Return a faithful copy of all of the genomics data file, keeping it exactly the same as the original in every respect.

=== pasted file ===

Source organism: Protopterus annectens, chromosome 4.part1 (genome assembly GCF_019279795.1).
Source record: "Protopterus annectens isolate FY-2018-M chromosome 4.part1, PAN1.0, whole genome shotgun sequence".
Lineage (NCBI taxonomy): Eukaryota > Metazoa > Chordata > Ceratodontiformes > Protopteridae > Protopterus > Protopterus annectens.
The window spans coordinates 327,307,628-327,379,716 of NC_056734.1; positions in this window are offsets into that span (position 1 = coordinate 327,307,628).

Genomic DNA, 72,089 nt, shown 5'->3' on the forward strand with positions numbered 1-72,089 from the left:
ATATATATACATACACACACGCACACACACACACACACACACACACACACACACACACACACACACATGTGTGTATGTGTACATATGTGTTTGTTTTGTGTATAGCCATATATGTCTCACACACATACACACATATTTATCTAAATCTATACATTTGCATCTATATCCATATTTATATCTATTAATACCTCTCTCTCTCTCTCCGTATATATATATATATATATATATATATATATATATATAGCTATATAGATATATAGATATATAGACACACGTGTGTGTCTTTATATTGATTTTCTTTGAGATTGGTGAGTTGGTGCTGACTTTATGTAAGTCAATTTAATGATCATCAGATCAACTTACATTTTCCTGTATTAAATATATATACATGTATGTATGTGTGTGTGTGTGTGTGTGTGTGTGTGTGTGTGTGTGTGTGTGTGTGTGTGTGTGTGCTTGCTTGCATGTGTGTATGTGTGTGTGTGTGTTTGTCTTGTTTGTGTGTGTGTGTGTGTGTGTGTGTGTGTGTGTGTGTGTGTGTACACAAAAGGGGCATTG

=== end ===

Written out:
Source organism: Protopterus annectens, chromosome 4.part1 (genome assembly GCF_019279795.1).
Source record: "Protopterus annectens isolate FY-2018-M chromosome 4.part1, PAN1.0, whole genome shotgun sequence".
Lineage (NCBI taxonomy): Eukaryota > Metazoa > Chordata > Ceratodontiformes > Protopteridae > Protopterus > Protopterus annectens.
The window spans coordinates 327,307,628-327,379,716 of NC_056734.1; positions in this window are offsets into that span (position 1 = coordinate 327,307,628).

Genomic DNA, 72,089 nt, shown 5'->3' on the forward strand with positions numbered 1-72,089 from the left:
ATATATATACATACACACACGCACACACACACACACACACACACACACACACACACACACACACACATGTGTGTATGTGTACATATGTGTTTGTTTTGTGTATAGCCATATATGTCTCACACACATACACACATATTTATCTAAATCTATACATTTGCATCTATATCCATATTTATATCTATTAATACCTCTCTCTCTCTCTCCGTATATATATATATATATATATATATATATATATATATAGCTATATAGATATATAGATATATAGACACACGTGTGTGTCTTTATATTGATTTTCTTTGAGATTGGTGAGTTGGTGCTGACTTTATGTAAGTCAATTTAATGATCATCAGATCAACTTACATTTTCCTGTATTAAATATATATACATGTATGTATGTGTGTGTGTGTGTGTGTGTGTGTGTGTGTGTGTGTGTGTGTGTGTGTGTGTGTGTGCTTGCTTGCATGTGTGTATGTGTGTGTGTGTGTTTGTCTTGTTTGTGTGTGTGTGTGTGTGTGTGTGTGTGTGTGTGTGTGTGTGTACACAAAAGGGGCATTG